Adam ki yakriv mikem korban... "A person amongst you who brings a sacrifice"
This week we begin reading the book of Vayikra.
It begins with Moshe hearing Hashem calling lovingly to him, speaking to him of the offerings.
In the literal translation of the verse: "A person offers of themselves a sacrifice."
The truest sacrifice is that of the self.
Us women-mothers, daughters, sisters-we would die for our loved ones if it ever Gd forbid came to that.
But can we LIVE for them?
That is a much larger and more constant sacrifice, one which requires our ongoing commitment and presence. As women we are familiar with the concept of sacrifice.
If we would not sacrifice our space, our time, our very bodies... future generations would not exist.
But can we continue that level of giving—from the very essence of who we are—on a daily basis? In this age of total distractedness...
Can we focus our complete presence towards our loved ones?
Can we deny ourselves the momentary delight of checking our "likes" on Instagram, to truly acknowledge—in real time—what is going on with our loved ones?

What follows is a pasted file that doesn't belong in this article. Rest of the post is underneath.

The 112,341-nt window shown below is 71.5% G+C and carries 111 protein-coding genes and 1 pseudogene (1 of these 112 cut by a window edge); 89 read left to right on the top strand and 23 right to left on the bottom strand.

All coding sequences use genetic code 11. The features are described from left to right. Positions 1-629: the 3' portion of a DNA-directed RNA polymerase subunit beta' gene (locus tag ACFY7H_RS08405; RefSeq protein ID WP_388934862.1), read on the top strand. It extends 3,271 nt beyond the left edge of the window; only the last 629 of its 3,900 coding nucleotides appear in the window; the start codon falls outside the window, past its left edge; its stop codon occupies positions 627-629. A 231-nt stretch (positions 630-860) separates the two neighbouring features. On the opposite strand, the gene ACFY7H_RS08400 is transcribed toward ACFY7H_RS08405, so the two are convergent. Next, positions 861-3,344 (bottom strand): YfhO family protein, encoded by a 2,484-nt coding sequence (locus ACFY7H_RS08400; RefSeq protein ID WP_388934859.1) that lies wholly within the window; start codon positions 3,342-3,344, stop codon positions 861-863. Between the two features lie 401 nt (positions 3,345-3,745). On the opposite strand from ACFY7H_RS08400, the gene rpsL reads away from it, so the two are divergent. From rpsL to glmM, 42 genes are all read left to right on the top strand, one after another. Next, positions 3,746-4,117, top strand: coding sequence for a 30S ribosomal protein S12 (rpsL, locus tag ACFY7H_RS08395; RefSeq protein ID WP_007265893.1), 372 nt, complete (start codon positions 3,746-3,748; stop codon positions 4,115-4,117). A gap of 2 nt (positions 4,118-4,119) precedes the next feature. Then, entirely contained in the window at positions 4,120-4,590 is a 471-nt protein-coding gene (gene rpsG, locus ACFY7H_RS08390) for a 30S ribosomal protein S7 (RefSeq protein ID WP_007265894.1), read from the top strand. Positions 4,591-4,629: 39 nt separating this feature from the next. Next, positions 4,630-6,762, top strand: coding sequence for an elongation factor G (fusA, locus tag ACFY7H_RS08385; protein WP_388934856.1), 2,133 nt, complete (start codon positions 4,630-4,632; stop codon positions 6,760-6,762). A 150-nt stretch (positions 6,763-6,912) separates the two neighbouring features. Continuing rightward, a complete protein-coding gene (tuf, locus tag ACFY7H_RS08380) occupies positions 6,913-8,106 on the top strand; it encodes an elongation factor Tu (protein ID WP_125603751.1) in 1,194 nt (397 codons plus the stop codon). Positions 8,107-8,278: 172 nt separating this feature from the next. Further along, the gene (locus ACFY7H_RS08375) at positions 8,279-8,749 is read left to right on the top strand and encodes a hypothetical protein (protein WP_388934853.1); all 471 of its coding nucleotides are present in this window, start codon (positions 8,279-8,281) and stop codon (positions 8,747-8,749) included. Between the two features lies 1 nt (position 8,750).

There are many offerings spoken of in the Torah.
Of them is the Korban Tamid, the "constant sacrifice". It is brought each morning and evening unfailingly.
Regardless of mood or inclination this sacrifice is constant. This is the hardest of them all.
The sacrifices that we brought in the passion of thankfulness or the sorrow of regret... These are sacrifices to be sure.
But the greatest of all is the one that occurs at 2 pm on a Tuesday afternoon.
Nothing special, nothing earth shattering, can we still give of ourselves as if this was our last moment on earth?
This voice of Hashem that Moshe hears-speaking of the sacrifices- is coming from between the cherubs, the keruvim. These represent the intimate relationships in our lives. When the keruvim are facing one another, it is a sign of peace. The loving voice that only moshe can hear is coming from this space.
This is the way we bring peace, harmony and intimacy into our homes, into our lives.
We remove a piece of challah from the seemingly perfect ball of dough and only then is the dough complete. We sacrifice—our space, our distractions, our desire to be 'right'—and find—in this new month of Nisan—a month of freedom and rebirth- that we are more joyful, free and connected for it.
May your Shabbos Rosh Chodesh be peaceful, joyful and connective.